Perhaps the biggest surprise of 2018 was the sudden rise of the Oakland Athletics, a team that everyone had marked for death. Using a micro-payroll, homegrown talent, and very cheap free agents, this A's team clawed their way past an ailing Angels team and an unlucky Mariners team to battle the Yankees for the Wild Card spot. While this didn't exactly work well for them, their playoff appearance during an era of doldrums for Oakland baseball was definitely worth celebrating, especially after the tragic dissolution of their 2013 squad.
Despite said dissolution, one of the charter pitchers from said era, Trevor Cahill, returned to Oakland (along with Brett Anderson). Cahill had a comeback year, giving some solid middle-rotation work, and being a reliable arm when other pitchers opted out due to injury. Cahill's a free agent this year, and I expect him to sign with an AL West rival, perhaps the two that REALLY need pitching help about now.
Chad Pinder was a member of the A's outfield platoon that worked so well this year, and he graduated from the bench to being a starter after Matt Joyce's demotion. Like Mark Canha, he's a nice little young outfielder who's great with hits. He also gives the A's some options for 2019, because they have Pinder, Canha, Stephen Piscotty, Ramon Laureano and...
...Nick Martini, who had a mid-season debut and became an occasional member of the A's offense. He's also pretty impressive, and ended with an average just under .300. I feel like if the A's do some concrete moves with this outfield, Martini may be the one that either gets shafted or traded, but he's still sharp.
Daniel Mengden's presence in the rotation was certainly a throwback, as it harkened back to the days of Rollie Fingers' handlebar mustache. His numbers weren't bad either, though he spent some time on the DL, and his numbers waned after a while. Hopefully a full season will be a step-up for him.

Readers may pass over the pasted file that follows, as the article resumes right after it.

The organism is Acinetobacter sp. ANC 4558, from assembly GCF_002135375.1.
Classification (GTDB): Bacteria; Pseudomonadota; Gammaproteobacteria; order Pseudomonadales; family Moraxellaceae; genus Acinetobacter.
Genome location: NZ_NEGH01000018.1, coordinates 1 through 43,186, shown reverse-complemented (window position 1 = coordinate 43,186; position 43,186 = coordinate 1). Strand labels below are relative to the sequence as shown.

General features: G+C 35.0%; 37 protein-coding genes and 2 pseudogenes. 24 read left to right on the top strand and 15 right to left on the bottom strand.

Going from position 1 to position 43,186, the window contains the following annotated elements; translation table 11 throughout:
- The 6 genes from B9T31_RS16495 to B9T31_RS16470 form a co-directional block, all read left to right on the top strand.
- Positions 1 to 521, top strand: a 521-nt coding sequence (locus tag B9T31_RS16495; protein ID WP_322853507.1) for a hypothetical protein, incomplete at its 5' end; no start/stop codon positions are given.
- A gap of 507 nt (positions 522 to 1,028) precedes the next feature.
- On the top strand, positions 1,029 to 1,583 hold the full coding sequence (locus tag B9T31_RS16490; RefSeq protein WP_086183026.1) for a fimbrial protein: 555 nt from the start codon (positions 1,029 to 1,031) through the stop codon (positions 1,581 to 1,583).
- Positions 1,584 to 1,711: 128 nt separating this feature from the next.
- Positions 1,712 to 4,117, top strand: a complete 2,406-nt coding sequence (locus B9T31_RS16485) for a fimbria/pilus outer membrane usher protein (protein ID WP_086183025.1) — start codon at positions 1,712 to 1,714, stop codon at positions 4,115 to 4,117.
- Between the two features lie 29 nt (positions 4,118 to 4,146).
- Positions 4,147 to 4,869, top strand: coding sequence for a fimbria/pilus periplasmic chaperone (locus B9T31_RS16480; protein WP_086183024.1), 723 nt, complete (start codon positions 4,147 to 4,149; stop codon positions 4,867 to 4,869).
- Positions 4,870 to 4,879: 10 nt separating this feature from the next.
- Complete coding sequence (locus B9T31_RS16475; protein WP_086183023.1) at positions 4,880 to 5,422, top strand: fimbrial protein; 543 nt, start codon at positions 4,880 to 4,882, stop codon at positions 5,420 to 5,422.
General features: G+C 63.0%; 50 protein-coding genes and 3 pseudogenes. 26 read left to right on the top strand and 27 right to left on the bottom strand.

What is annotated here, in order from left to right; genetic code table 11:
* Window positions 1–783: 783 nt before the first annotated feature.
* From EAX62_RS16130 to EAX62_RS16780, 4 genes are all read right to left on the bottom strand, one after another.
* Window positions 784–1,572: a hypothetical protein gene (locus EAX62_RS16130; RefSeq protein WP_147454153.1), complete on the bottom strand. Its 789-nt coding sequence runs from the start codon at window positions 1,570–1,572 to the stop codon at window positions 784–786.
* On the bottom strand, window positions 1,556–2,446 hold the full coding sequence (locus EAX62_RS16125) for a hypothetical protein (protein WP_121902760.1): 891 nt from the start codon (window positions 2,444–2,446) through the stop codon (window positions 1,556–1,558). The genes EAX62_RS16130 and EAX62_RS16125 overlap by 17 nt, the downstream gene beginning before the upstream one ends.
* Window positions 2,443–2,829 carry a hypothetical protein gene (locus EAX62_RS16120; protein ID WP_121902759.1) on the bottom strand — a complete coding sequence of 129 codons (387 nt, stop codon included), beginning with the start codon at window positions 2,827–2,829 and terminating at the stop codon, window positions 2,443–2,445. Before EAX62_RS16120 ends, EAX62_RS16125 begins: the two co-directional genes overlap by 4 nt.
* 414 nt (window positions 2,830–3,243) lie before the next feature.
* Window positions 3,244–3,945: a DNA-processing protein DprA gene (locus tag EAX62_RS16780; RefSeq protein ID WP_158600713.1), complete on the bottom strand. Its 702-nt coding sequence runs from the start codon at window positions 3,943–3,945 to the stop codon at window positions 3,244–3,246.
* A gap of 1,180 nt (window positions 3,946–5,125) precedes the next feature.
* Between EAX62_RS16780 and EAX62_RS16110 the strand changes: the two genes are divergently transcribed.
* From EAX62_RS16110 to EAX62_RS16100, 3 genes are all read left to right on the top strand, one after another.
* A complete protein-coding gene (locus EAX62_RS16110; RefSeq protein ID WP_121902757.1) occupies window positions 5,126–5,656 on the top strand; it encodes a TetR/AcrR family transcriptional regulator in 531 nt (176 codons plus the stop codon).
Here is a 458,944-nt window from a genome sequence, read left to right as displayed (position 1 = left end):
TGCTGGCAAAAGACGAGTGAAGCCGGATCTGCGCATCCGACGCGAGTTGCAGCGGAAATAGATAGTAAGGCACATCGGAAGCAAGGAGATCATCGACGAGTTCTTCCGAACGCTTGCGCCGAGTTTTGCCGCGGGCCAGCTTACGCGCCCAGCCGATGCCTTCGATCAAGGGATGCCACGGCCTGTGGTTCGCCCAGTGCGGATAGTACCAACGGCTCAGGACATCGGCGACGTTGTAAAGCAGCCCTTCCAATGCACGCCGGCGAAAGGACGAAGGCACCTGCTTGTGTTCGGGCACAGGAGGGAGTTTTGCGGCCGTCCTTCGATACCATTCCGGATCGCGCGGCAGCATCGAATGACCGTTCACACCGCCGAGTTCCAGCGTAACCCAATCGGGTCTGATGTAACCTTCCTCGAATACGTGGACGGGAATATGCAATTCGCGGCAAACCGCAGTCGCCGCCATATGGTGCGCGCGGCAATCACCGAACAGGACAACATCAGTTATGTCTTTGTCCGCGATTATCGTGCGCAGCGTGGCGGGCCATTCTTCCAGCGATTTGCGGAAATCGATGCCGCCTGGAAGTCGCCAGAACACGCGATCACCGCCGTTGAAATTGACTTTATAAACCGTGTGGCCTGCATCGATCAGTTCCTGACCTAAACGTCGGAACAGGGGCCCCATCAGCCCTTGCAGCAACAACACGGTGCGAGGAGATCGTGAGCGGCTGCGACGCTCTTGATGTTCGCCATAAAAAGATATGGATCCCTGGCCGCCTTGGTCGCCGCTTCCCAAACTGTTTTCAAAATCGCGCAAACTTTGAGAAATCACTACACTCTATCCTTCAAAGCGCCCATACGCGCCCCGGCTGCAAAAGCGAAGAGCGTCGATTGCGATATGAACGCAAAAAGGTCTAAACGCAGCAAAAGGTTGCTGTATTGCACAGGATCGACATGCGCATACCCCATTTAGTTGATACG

Shawn Kelley's story was certainly an interesting one this year- he was dropped by the Nationals out of the blue, after Dave Martinez read a glare Kelley gave him after an allowed home run as a personal threat. So Kelley goes to Oakland and gets to play for Bob Melvin, which is nice. He also gets some serious time down the stretch, and helps his already-low ERA get even lower.
[Fun fact: this was the only picture available of Kelley on the A's. So thank the gods it was a good one]
Another addition the A's made to their strong bullpen was adding the great Fernando Rodney, who had been pitching well enough in Minneapolis, by fulfilling the rest of his 2 year deal. Rodney, at 41, gave some surprisingly sharp stuff in middle relief, keeping an ERA below 4, and only allowing 9 earned runs in 20 innings. Rodney, in his tenth uniform, and his seventh in four years, continued to be one of the more legendary relievers in the game.
Coming Tomorrow- Even after seeing them up close, I was still underwhelmed by the Toronto Blue Jays, but I can't help but admit that they had some serious talent waiting there.
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